We believed that we could resurrect extinct species, like in Jurassic Park. It will be very difficult

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There was Richard Attemborough, excited as a child with new shoes. With his little cane and his grandpa looks endearing Sam Neil and Laura Dern about ‘no expense spared’. Recovering extinct species like the dinosaurs was finally possible, at least on celluloid.

The funny thing is that this science fiction idea seemed to make sense in the real world. ”, claimed some scientists. Now a new study published in Science makes it clear that we were still excited, and that recovering extinct species is impossible, or at least very difficult to achieve.

‘Jurassic Park’ made us all dream. The 1993 film directed by Steven Spielberg has become a classic of adventure and science fiction cinema, but it has also promoted our dream of recovering extinct species. Paleontologists love her, and genetic engineers saw her as an inspiration. In the movie, everything seemed like a done deal: it was enough to have DNA from those species, because the rest seemed practically solved.

The experts saw it feasible. There were scientists who claimed that “the possibility of creating a dinosaur exists right now”. We even have our real Dr. Alan Grant (the character played by Sam Neil): his name is Jack Horner and he’s been doing research in this field for years. His book—with corresponding ted talk viral in 2011—has a title that sums up its philosophy well: ‘How to build a dinosaur: extinction doesn’t have to be forever’. His project ‘Build a dinosaur’ also has a very peculiar benefactor: George Lucas, and Horner was clear about it when said that “I would be very surprised if we didn’t have them [dinosaurios] in ten years.” He has a couple left to surprise him.

And there has been palpable progress. Science fiction did not seem to be so when we saw how the team of the Spanish researcher Alberto Fernández-Arias brought us back to the búcaro —a mountain goat from the Pyrenees— in 2003. There are other patriotic achievements in this regard, such as the one that allowed the recovery of DNA from some ancient primates of the past with an amazing technique. Efforts to re-breed white rhinos have also excited the whole world, and although hope is still alive, the situation is delicate and only remain 14 fertilized embryos to answer that question.

“When we discovered CRISPR, I said to myself: "this is going to be crazy in biology" and then absolutely nothing happened »: Francis Mojica

But we want to go further and recover, for example, a mammoth. Projects to recover species that have recently become extinct or are in clear danger of doing so are combined with projects much more along the lines of Spielgerg’s film. A few months ago we learned that there is a project to recover the mammoth, a gigantic animal that became extinct around 4,000 years ago. A tusk allowed us to recover all the DNA and its genome is fully sequenced, and to help we also have another tool that has become another great hope for genetic engineers: CRISPR.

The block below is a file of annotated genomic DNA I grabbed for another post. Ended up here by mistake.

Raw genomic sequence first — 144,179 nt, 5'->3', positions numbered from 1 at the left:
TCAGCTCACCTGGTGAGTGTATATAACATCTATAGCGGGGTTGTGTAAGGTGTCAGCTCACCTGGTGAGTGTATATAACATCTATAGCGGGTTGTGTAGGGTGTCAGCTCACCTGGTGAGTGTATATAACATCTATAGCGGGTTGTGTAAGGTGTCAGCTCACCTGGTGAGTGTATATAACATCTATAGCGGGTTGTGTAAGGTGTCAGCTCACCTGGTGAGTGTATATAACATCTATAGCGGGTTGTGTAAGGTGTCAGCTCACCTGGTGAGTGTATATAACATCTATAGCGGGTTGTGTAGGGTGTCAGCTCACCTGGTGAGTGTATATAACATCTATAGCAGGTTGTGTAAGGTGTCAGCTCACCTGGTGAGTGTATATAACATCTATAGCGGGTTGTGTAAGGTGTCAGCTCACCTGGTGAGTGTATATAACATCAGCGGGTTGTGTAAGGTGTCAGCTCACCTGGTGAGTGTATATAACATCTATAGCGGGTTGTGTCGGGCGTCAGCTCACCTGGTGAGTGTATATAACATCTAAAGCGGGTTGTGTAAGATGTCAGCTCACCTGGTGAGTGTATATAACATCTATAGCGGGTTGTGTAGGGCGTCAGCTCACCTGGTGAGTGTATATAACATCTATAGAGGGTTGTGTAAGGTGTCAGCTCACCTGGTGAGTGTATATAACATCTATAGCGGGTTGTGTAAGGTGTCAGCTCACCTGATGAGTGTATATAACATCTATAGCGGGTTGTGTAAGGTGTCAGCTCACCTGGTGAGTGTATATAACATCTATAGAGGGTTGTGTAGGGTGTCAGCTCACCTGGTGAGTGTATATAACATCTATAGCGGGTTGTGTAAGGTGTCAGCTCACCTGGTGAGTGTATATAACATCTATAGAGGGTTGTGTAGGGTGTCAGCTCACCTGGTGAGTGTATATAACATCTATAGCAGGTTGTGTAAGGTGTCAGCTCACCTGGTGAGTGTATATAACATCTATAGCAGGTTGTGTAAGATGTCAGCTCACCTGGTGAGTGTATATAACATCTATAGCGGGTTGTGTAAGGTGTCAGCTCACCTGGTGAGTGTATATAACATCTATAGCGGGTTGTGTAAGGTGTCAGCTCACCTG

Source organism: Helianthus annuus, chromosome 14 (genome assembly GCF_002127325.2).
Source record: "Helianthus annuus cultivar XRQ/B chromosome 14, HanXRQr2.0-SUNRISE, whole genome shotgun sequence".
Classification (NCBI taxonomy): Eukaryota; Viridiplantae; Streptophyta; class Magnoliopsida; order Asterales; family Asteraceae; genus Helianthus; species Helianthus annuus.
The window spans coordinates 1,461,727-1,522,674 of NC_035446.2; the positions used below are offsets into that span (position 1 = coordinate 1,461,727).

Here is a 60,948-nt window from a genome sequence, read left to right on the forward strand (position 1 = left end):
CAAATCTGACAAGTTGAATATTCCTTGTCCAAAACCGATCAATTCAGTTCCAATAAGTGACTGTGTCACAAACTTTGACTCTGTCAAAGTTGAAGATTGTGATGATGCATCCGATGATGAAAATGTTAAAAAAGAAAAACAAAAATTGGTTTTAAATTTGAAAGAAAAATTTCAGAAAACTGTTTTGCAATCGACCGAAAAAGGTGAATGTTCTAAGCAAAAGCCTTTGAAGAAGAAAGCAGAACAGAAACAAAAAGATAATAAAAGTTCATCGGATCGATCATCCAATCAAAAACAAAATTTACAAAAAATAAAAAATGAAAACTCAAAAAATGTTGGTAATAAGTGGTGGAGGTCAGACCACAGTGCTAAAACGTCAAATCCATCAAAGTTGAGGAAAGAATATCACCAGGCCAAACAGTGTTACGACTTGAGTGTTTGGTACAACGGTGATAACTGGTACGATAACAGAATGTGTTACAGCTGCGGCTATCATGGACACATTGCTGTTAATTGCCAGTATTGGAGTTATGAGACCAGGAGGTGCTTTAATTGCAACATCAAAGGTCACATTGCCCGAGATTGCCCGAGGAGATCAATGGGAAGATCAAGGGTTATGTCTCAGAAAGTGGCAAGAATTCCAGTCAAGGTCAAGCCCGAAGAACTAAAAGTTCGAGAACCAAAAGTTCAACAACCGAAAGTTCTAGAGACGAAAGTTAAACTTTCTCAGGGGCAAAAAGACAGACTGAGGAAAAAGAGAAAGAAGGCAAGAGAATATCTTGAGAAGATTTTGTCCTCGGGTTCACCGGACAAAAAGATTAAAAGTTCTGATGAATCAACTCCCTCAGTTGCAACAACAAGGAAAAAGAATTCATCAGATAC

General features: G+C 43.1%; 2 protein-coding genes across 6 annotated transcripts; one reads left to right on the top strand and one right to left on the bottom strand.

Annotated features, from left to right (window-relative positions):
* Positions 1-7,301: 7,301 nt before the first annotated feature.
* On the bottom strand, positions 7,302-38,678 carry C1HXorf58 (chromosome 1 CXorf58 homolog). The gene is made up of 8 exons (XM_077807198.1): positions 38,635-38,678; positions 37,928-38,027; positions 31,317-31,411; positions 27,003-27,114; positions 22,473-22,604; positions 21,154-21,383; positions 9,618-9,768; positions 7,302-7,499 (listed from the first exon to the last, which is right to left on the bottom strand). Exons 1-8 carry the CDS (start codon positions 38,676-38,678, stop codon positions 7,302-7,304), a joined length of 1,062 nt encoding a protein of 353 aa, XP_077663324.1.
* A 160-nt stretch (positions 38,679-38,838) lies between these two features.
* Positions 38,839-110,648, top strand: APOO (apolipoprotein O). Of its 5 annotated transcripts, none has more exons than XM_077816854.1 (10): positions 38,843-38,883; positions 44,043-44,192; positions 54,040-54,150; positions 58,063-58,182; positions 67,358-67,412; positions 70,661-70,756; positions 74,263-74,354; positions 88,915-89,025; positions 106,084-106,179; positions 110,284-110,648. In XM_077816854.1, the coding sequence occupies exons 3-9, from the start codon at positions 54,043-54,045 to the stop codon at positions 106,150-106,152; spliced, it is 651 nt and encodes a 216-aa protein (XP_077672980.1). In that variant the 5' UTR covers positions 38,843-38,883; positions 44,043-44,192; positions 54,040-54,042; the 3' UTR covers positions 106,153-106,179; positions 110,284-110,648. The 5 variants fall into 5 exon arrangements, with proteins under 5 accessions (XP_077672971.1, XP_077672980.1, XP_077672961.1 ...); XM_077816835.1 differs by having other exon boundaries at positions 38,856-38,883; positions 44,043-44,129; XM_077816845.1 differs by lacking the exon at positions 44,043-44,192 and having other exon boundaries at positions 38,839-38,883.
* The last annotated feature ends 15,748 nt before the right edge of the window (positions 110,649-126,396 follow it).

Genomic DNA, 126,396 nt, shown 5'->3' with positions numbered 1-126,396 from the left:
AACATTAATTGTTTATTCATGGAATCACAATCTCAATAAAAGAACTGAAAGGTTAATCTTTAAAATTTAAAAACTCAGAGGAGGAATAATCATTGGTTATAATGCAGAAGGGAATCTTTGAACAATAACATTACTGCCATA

Let’s not open the champagne yet. A study recently published in the prestigious Science cools expectations. A group of scientists have tried to recover the so-called Maclear rat, a species that has been extinct for a century. Neither its apparently complete genome nor the use of CRISPR has been enough, and the researchers say this “shows how wonderfully close and, at the same time, how devastatingly far” we are from recovering extinct species.

That 5% of the genome is missing is a lot. This rat was a perfect candidate for ‘de-extinction’, the team claimed, but having a promising genome was not enough. Comparing it to that of its cousin, the Norway rat, they found that 5% of the Maclear’s rat genome was missing. There were the genes that were responsible for the characteristic round shape of his ears, but not his all-important immune system or olfactory genes.

In fact, many of the missing genes are precisely those that make each species unique. And even if they could do something, “it seems clear that it will never be a Maclear rat.” The analogy was striking: the human genome is only 1% different from that of chimpanzees.

let’s not lose hope. Andrew Pask, a biologist at the University of Melbourne, was not so disappointed. For him, another candidate for recovery is the Tasmanian wolf (not the devileye), and although they also lack 5% of the genome, he believes that these genomes correspond to repetitive regions that do not affect the appearance or behavior of the animal.

Mammoths no, woolly elephants yes. The techniques are actually improving, and George Church, a geneticist at Harvard University who is involved in a project to bring the mammoth back, is clear: “many 100% animal genomes will come faster and faster.” Of course: he has also changed his mind about recovering a mammoth, something that for him is “impossible” -and that also has implications with intellectual property-. Instead, something like a “woolly elephant” can be achieved that can withstand the cold much better. For him “the objective is not to make perfect photocopies, but selective hybrids”. Others believe that these efforts spielbergians they do not help the conservation of the current species in danger of extinction, but they harm thembut that’s another question.

There was Richard Attemborough, excited as a child with new shoes. With his little cane and his grandpa looks endearing…

There was Richard Attemborough, excited as a child with new shoes. With his little cane and his grandpa looks endearing…

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